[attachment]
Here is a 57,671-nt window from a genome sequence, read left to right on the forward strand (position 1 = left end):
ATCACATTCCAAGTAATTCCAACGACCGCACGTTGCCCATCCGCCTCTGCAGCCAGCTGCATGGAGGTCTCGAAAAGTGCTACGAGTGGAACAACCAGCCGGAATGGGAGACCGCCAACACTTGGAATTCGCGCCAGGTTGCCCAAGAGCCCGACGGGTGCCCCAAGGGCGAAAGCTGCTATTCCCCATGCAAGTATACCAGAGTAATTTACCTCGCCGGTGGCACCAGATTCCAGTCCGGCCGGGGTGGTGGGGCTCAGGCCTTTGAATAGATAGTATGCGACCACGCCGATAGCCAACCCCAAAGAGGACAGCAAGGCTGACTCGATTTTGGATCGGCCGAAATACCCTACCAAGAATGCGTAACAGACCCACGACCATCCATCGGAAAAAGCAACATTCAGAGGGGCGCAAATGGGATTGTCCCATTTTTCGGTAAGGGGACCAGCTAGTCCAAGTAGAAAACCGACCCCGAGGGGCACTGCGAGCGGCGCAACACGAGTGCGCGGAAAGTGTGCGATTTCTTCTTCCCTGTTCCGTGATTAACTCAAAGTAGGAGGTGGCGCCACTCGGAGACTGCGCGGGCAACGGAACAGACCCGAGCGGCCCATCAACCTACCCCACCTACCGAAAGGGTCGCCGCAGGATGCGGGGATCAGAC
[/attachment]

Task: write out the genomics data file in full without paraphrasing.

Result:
Here is a 57,671-nt window from a genome sequence, read left to right on the forward strand (position 1 = left end):
ATCACATTCCAAGTAATTCCAACGACCGCACGTTGCCCATCCGCCTCTGCAGCCAGCTGCATGGAGGTCTCGAAAAGTGCTACGAGTGGAACAACCAGCCGGAATGGGAGACCGCCAACACTTGGAATTCGCGCCAGGTTGCCCAAGAGCCCGACGGGTGCCCCAAGGGCGAAAGCTGCTATTCCCCATGCAAGTATACCAGAGTAATTTACCTCGCCGGTGGCACCAGATTCCAGTCCGGCCGGGGTGGTGGGGCTCAGGCCTTTGAATAGATAGTATGCGACCACGCCGATAGCCAACCCCAAAGAGGACAGCAAGGCTGACTCGATTTTGGATCGGCCGAAATACCCTACCAAGAATGCGTAACAGACCCACGACCATCCATCGGAAAAAGCAACATTCAGAGGGGCGCAAATGGGATTGTCCCATTTTTCGGTAAGGGGACCAGCTAGTCCAAGTAGAAAACCGACCCCGAGGGGCACTGCGAGCGGCGCAACACGAGTGCGCGGAAAGTGTGCGATTTCTTCTTCCCTGTTCCGTGATTAACTCAAAGTAGGAGGTGGCGCCACTCGGAGACTGCGCGGGCAACGGAACAGACCCGAGCGGCCCATCAACCTACCCCACCTACCGAAAGGGTCGCCGCAGGATGCGGGGATCAGAC